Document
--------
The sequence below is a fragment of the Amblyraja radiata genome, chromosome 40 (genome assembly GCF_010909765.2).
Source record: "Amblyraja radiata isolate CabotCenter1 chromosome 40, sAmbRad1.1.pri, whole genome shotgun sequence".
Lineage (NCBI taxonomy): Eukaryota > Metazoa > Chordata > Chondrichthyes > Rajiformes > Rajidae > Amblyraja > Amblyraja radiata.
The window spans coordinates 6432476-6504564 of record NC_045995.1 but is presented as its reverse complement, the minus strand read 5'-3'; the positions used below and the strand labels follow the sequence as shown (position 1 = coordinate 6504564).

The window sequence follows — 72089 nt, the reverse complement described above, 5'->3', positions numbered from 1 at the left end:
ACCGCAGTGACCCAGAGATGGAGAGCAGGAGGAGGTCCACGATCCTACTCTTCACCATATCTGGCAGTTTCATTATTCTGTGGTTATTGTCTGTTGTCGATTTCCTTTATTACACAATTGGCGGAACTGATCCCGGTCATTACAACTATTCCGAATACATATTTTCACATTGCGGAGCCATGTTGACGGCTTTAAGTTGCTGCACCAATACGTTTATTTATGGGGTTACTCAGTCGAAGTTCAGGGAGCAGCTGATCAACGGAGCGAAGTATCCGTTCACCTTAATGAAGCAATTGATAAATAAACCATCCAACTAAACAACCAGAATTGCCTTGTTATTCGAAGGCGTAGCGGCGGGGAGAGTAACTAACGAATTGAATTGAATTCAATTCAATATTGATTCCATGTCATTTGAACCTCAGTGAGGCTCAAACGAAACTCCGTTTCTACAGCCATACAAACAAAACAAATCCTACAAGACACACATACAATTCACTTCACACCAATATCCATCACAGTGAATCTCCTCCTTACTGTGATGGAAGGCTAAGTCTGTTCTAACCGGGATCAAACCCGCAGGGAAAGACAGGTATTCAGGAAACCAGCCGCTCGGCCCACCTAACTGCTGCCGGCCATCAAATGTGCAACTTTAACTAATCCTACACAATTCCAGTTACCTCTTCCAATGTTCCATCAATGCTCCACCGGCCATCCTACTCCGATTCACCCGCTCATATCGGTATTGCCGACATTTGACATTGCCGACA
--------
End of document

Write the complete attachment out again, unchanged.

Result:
The sequence below is a fragment of the Amblyraja radiata genome, chromosome 40 (genome assembly GCF_010909765.2).
Source record: "Amblyraja radiata isolate CabotCenter1 chromosome 40, sAmbRad1.1.pri, whole genome shotgun sequence".
Lineage (NCBI taxonomy): Eukaryota > Metazoa > Chordata > Chondrichthyes > Rajiformes > Rajidae > Amblyraja > Amblyraja radiata.
The window spans coordinates 6432476-6504564 of record NC_045995.1 but is presented as its reverse complement, the minus strand read 5'-3'; the positions used below and the strand labels follow the sequence as shown (position 1 = coordinate 6504564).

The window sequence follows — 72089 nt, the reverse complement described above, 5'->3', positions numbered from 1 at the left end:
ACCGCAGTGACCCAGAGATGGAGAGCAGGAGGAGGTCCACGATCCTACTCTTCACCATATCTGGCAGTTTCATTATTCTGTGGTTATTGTCTGTTGTCGATTTCCTTTATTACACAATTGGCGGAACTGATCCCGGTCATTACAACTATTCCGAATACATATTTTCACATTGCGGAGCCATGTTGACGGCTTTAAGTTGCTGCACCAATACGTTTATTTATGGGGTTACTCAGTCGAAGTTCAGGGAGCAGCTGATCAACGGAGCGAAGTATCCGTTCACCTTAATGAAGCAATTGATAAATAAACCATCCAACTAAACAACCAGAATTGCCTTGTTATTCGAAGGCGTAGCGGCGGGGAGAGTAACTAACGAATTGAATTGAATTCAATTCAATATTGATTCCATGTCATTTGAACCTCAGTGAGGCTCAAACGAAACTCCGTTTCTACAGCCATACAAACAAAACAAATCCTACAAGACACACATACAATTCACTTCACACCAATATCCATCACAGTGAATCTCCTCCTTACTGTGATGGAAGGCTAAGTCTGTTCTAACCGGGATCAAACCCGCAGGGAAAGACAGGTATTCAGGAAACCAGCCGCTCGGCCCACCTAACTGCTGCCGGCCATCAAATGTGCAACTTTAACTAATCCTACACAATTCCAGTTACCTCTTCCAATGTTCCATCAATGCTCCACCGGCCATCCTACTCCGATTCACCCGCTCATATCGGTATTGCCGACATTTGACATTGCCGACA